Sunday Severe Threat - Oklahoma Skies
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April 23, 2016 2:11PM CDT


While everyone is talking about Tuesday(not that it isn't warranted) I've been keeping close tabs on tomorrow(Sunday) as well. While synoptically not "as" impressive as a setup as Tuesday, a passing short wave and favorable thermodynamic environment will promote the risk for severe storms mainly late Sunday afternoon through the evening hours. 

The latest day two outlook from the Storm Prediction Center(SPC) highlights a large swath of the central and southern plains in a slight risk(level 2/5) for severe weather Sunday. The latest trend has been to expand the higher severe probabilities a little farther southwest into more of northern Oklahoma as latest high resolution models are fairly aggressive in QPF development along the dryline tomorrow evening. 

Strong south/southeasterly low level winds will lead to a fairly rapid return of deep gulf moisture ahead of a sharpening dryline across western Oklahoma late Sunday afternoon. This process is already underway with south winds coming up and dews have been slowly but surely rising. 

If you are planning on participating in the memorial marathon in downtown OKC tomorrow the weather shouldn't give you any problems. Just a bit windy and warm. 

The 4KM NAM depicts surface dewpoints in the mid 60s as moisture pools ahead of the dryline Sunday evening. 

With the increasing moisture and warm temperatures, surface based instability should become elevated by peak heating. SBCAPE values approaching 3000j/kg will be more than sufficient to promote vigorous updraft growth. 

Later in the evening low level winds will really ramp up with the nocturnal increase of the low level jet. This will create favorable low level shear for rotating low level mesocyclones with any supercells that can persist and overcome boundary layer stabilization/decoupling with the loss of daytime heating. The tornado threat with storms tomorrow will be highest during the 7-10pm time frame across northern Oklahoma tomorrow with any supercells that are still present. Perhaps the biggest inhibiting factor for a more robust tornado threat will be the uncertainty regarding surface based moisture. If we get the dews that the 4KM NAM is depicting above then watch out. I feel the 4KM NAM may be slightly overdoing moisture quality, especially looking at current observations across south Texas with mid 50 dews still all the way down across the Rio Grande valley and far south Texas. However the mesoanalysis surface obs page is going to get a good workout tomorrow by chasers and meteorologists alike. Time will tell.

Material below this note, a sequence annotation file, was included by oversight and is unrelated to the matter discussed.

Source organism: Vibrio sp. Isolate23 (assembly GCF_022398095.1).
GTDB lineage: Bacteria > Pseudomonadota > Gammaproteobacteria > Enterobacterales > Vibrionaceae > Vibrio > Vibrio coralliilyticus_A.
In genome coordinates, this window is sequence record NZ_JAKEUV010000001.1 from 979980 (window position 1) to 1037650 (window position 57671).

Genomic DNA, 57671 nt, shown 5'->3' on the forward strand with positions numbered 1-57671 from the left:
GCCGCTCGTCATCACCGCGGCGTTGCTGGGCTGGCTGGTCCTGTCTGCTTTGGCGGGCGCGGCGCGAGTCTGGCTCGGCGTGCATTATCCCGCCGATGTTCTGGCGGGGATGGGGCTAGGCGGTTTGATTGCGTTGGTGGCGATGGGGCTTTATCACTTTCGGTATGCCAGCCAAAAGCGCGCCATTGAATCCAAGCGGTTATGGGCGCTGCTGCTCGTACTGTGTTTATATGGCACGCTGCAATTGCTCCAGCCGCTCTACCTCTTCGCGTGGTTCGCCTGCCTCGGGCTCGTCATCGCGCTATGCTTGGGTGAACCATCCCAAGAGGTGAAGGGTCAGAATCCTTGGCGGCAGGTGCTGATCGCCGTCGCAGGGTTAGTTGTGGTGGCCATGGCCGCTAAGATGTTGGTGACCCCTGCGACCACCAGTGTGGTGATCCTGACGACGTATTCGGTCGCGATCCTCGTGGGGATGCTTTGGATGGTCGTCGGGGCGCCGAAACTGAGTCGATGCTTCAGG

This graphic shows the 4KM NAM simulated composite reflectivity for around 7pm CDT tomorrow evening. It's fairly aggressive with convective development along the dryline. I'm not sure just how much coverage of storms there will be(especially south of I-40) tomorrow considering there will be a pretty stout CAP in place and the better forcing for ascent will be across far northern Oklahoma and Kansas closer to the upper level system. However, any storms that do develop tomorrow will be capable of substantial severe weather including very large hail, damaging winds, and even tornadoes. Will likely be chasing somewhere over northwestern or northern Oklahoma tomorrow. 

Tuesday still looks like a big day for severe storms for N TX/OK/KS. Lots of variability in the models though and I refuse to get too specific until we get a little closer. My best advice is to stay abreast of the latest forecasts and make sure you are prepared for the possibility of severe storms. Stay tuned. 


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